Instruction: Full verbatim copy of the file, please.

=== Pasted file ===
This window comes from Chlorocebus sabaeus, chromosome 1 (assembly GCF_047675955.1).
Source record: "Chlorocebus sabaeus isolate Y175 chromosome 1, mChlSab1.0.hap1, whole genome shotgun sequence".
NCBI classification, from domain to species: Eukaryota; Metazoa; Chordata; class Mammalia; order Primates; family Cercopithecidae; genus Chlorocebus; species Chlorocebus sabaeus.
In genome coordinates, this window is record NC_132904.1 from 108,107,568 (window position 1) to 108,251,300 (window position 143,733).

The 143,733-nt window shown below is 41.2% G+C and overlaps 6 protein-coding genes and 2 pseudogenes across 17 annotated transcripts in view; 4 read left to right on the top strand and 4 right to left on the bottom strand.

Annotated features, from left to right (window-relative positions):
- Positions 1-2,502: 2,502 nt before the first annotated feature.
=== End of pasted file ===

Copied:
This window comes from Chlorocebus sabaeus, chromosome 1 (assembly GCF_047675955.1).
Source record: "Chlorocebus sabaeus isolate Y175 chromosome 1, mChlSab1.0.hap1, whole genome shotgun sequence".
NCBI classification, from domain to species: Eukaryota; Metazoa; Chordata; class Mammalia; order Primates; family Cercopithecidae; genus Chlorocebus; species Chlorocebus sabaeus.
In genome coordinates, this window is record NC_132904.1 from 108,107,568 (window position 1) to 108,251,300 (window position 143,733).

The 143,733-nt window shown below is 41.2% G+C and overlaps 6 protein-coding genes and 2 pseudogenes across 17 annotated transcripts in view; 4 read left to right on the top strand and 4 right to left on the bottom strand.

Annotated features, from left to right (window-relative positions):
- Positions 1-2,502: 2,502 nt before the first annotated feature.